A group of German Researchers have found a medical benefit associated with a tattoo rather than just being popular as a fashion statement. According to an article published in the online open access journal, “Genetic Vaccines and Therapy”, it has prospective medical value.Martin Müller and his team working in one of the ‘German Cancer Research Centers’ in Heidelberg, Germany, have found that tattooing could emerge as a more efficient way of delivering DNA vaccines than the conventional way of injecting it intramuscularly.
The researchers used a coat protein from the ‘human papillomavirus (HPV)’, which is the cause of cervical cancer, as a model DNA vaccine antigen. Instead of inserting it in a standard intramuscular way, they tried to deliver it by tattooing the skin of mice with the standard intramuscular injection. They observed the impact in two conditions, when they added the molecular adjuvant, often given to boost immune response and without it.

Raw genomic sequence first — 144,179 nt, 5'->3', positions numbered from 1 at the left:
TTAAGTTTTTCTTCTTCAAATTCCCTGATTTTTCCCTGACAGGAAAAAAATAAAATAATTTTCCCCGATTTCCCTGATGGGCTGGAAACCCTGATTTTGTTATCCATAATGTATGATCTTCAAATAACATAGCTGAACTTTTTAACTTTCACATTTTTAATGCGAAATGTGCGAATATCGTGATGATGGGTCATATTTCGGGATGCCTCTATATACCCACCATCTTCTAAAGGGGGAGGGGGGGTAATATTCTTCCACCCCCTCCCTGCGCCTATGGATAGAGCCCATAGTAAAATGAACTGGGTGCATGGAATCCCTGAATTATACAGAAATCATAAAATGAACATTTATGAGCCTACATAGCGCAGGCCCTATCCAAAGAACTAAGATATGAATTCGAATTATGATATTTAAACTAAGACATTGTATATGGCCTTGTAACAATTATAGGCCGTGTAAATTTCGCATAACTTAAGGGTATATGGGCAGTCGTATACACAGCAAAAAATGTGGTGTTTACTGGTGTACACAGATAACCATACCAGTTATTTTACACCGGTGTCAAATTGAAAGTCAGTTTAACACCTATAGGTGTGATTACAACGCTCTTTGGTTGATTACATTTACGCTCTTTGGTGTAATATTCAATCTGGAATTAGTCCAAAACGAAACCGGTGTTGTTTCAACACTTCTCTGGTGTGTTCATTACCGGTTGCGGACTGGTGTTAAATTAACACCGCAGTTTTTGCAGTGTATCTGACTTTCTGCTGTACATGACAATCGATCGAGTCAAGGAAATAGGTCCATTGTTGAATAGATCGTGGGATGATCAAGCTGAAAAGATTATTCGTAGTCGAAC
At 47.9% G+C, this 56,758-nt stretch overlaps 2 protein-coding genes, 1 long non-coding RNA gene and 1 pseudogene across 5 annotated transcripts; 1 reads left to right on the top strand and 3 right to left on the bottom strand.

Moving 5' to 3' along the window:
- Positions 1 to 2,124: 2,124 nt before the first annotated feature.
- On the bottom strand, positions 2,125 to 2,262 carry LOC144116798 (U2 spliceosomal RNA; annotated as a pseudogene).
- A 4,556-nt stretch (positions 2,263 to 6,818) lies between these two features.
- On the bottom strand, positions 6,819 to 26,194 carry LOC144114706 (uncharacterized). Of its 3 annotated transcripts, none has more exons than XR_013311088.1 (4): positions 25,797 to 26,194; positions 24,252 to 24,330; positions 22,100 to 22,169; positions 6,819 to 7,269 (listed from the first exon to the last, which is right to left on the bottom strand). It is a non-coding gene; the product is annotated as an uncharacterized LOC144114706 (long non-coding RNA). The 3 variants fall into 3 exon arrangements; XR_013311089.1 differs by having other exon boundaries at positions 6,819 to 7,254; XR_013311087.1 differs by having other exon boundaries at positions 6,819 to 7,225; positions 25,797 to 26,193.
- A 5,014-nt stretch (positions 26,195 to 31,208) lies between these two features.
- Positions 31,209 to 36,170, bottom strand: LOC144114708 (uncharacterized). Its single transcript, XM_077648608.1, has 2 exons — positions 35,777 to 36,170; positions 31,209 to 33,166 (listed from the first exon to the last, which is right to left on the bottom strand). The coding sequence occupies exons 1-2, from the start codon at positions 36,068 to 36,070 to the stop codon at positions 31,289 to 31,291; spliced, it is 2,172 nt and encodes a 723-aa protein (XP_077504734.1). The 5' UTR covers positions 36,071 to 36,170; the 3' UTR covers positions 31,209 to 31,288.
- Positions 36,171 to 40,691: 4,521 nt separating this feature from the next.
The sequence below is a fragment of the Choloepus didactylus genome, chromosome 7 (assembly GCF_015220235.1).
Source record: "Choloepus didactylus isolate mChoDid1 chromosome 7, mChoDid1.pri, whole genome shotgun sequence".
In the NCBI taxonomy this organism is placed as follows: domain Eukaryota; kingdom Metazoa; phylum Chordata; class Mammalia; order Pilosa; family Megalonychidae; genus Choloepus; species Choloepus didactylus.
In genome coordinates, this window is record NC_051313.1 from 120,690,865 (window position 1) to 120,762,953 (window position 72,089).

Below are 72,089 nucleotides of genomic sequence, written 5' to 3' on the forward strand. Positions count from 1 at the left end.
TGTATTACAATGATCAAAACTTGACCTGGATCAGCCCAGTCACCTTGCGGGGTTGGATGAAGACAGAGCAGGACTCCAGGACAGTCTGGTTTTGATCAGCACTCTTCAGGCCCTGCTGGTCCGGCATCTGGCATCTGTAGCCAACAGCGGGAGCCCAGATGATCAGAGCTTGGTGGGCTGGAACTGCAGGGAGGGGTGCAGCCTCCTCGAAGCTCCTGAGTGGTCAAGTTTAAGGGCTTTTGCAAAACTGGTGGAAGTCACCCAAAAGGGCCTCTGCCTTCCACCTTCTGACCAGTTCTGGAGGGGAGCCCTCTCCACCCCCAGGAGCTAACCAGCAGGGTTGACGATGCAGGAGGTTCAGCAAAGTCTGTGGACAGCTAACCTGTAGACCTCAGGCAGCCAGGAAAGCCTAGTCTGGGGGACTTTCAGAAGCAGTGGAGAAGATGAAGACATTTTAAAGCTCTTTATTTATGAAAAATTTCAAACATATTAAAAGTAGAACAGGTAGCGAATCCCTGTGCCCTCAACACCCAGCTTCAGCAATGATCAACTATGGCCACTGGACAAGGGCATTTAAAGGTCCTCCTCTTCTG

They found that the tattoo method gave a stronger response both the humeral that are antibody, and cellular response. It was found to be more effective than intramuscular injection, even when they added adjuvant to the latter. Three doses of DNA vaccine given by tattooing formed 16 times higher antibody levels than three intramuscular injections with adjuvant. The adjuvants were also found adding to the effect of the injection, but in case of tattooing; they didn’t contribute much in enhancing the effect.
Tattooing is done with a solid vibrating needle. It causes a wound and swells the skin and prepares the body to activate the immune system of the body. While tattooing, a bigger area of the skin is covered than an injection, making it possible for the DNA vaccine to enter more cells.
Keeping the above things in account, tattooing can be taken as a new and better alternative for introducing a DNA vaccine into the body as it induces a stronger immune response. However it is not an easy way to gain acceptance among the people as everyone might not find it to be equally tasteful. Its likelihood to hurt also makes it less popular.
It is believed to play an important role in routine vaccination of cattle or in delivering therapeutic vaccines to humans.